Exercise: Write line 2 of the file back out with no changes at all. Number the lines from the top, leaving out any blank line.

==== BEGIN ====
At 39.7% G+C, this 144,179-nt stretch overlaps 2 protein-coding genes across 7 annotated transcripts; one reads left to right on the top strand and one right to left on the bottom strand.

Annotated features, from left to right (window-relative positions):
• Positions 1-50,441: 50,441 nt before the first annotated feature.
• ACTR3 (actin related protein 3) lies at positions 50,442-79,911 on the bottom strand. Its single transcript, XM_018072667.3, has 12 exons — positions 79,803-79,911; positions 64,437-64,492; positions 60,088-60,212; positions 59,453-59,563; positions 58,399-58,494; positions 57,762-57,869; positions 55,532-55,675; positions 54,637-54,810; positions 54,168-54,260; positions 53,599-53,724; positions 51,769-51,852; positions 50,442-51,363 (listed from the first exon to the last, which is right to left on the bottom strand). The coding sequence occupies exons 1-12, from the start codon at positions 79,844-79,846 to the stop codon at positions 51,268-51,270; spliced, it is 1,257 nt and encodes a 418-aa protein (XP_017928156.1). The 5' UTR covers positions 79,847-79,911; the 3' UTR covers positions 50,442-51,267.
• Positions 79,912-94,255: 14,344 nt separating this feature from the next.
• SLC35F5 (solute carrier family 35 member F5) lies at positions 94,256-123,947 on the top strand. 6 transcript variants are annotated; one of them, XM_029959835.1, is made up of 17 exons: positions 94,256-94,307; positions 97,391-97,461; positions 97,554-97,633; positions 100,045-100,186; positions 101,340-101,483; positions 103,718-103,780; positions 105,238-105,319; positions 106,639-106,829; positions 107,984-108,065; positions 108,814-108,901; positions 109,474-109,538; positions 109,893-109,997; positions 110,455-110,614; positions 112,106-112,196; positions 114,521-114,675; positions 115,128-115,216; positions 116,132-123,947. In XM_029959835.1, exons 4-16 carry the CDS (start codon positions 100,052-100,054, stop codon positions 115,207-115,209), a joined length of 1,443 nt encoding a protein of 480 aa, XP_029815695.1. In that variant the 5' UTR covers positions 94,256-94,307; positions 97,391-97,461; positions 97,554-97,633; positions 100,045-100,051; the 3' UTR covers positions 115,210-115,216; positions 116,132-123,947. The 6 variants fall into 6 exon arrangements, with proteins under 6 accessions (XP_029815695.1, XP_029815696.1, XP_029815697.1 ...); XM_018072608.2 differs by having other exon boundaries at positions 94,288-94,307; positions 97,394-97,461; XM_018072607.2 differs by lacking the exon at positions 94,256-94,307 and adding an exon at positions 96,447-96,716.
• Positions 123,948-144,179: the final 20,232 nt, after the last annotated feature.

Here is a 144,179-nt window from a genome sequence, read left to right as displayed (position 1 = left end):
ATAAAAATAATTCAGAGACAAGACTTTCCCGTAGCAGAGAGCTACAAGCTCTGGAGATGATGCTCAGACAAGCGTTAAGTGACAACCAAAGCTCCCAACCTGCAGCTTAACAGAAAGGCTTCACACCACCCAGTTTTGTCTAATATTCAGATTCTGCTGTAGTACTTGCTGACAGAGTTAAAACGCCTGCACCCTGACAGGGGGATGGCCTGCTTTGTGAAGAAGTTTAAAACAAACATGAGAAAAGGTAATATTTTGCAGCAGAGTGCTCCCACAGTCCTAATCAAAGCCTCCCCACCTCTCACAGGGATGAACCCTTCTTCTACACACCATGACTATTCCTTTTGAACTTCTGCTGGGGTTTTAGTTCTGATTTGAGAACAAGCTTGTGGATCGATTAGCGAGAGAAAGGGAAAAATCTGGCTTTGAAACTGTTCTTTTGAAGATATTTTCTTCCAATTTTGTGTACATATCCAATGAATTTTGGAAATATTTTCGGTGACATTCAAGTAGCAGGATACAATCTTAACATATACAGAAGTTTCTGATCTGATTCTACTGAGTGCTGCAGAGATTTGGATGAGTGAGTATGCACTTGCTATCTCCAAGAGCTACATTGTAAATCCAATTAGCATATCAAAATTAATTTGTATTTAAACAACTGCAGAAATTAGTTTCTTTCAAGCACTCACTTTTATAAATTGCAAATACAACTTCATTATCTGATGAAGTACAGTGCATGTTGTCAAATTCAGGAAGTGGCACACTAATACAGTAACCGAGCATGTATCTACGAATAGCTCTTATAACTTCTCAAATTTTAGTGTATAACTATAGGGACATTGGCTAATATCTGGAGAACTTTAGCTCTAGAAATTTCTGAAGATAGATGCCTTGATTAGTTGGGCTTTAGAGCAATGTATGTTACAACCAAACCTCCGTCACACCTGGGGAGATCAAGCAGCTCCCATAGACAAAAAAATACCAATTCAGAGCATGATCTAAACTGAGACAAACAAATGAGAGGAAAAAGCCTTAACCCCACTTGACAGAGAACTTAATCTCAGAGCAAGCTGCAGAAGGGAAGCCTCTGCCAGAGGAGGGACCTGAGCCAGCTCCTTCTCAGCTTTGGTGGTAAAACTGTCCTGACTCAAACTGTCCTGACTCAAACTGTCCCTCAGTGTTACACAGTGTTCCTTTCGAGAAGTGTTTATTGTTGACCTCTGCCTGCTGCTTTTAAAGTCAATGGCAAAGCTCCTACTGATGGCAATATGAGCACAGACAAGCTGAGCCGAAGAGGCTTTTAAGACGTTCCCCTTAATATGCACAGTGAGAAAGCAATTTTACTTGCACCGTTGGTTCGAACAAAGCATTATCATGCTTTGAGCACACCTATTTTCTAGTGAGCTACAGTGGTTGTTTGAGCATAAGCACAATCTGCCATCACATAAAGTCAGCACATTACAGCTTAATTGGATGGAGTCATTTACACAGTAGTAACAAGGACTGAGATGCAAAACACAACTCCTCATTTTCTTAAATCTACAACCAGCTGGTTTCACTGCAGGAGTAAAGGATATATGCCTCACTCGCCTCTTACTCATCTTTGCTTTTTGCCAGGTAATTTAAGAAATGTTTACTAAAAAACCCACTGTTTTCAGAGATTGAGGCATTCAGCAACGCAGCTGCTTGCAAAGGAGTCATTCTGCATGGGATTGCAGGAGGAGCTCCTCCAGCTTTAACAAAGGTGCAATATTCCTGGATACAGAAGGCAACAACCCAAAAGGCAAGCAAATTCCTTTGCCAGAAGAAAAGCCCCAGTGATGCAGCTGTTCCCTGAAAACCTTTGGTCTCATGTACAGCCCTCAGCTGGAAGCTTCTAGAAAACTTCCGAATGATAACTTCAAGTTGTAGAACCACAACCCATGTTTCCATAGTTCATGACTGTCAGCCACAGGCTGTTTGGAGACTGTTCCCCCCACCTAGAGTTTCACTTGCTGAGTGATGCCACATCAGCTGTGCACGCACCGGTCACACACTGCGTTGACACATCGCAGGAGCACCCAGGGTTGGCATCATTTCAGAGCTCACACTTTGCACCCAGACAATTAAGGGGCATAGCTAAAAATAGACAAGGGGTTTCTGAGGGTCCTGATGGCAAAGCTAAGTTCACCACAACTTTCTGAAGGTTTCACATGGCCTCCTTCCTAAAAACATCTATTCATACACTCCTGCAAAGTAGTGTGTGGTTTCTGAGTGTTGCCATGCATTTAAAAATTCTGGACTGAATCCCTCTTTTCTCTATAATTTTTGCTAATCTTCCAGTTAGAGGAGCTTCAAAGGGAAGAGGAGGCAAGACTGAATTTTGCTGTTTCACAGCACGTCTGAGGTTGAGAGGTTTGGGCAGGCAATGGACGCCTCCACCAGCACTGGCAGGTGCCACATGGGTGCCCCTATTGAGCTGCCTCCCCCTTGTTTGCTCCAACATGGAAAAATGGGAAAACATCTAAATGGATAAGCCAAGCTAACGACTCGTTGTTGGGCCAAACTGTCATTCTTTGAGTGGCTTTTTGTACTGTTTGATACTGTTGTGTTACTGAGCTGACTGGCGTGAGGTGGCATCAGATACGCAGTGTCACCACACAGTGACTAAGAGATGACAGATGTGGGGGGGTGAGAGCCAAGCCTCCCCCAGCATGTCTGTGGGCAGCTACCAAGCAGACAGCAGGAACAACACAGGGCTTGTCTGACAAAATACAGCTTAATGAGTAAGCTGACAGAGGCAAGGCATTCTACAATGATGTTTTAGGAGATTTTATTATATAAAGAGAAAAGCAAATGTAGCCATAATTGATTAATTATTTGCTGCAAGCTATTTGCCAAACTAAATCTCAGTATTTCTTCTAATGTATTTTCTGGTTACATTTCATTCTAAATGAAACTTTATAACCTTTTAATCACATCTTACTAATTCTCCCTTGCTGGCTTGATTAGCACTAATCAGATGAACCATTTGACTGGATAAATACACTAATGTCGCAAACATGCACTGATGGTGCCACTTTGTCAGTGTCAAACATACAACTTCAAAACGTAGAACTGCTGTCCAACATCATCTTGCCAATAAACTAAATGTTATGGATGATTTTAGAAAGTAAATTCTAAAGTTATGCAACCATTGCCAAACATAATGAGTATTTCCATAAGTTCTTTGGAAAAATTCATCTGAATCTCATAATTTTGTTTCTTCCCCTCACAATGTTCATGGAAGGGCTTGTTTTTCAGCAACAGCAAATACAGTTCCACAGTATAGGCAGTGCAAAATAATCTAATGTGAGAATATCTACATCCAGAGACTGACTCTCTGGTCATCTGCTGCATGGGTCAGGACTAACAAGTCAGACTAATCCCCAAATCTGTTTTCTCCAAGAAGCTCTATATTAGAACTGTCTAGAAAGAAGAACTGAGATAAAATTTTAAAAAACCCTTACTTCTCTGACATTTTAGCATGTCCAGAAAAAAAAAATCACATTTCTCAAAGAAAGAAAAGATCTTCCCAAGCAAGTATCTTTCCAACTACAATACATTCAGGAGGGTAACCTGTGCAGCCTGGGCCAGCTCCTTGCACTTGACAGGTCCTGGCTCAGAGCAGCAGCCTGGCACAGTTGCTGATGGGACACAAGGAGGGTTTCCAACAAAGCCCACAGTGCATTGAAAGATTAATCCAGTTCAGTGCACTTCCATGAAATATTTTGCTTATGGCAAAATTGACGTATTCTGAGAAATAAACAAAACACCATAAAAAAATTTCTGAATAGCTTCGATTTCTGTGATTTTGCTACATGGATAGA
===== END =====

Annotated features, from left to right (window-relative positions):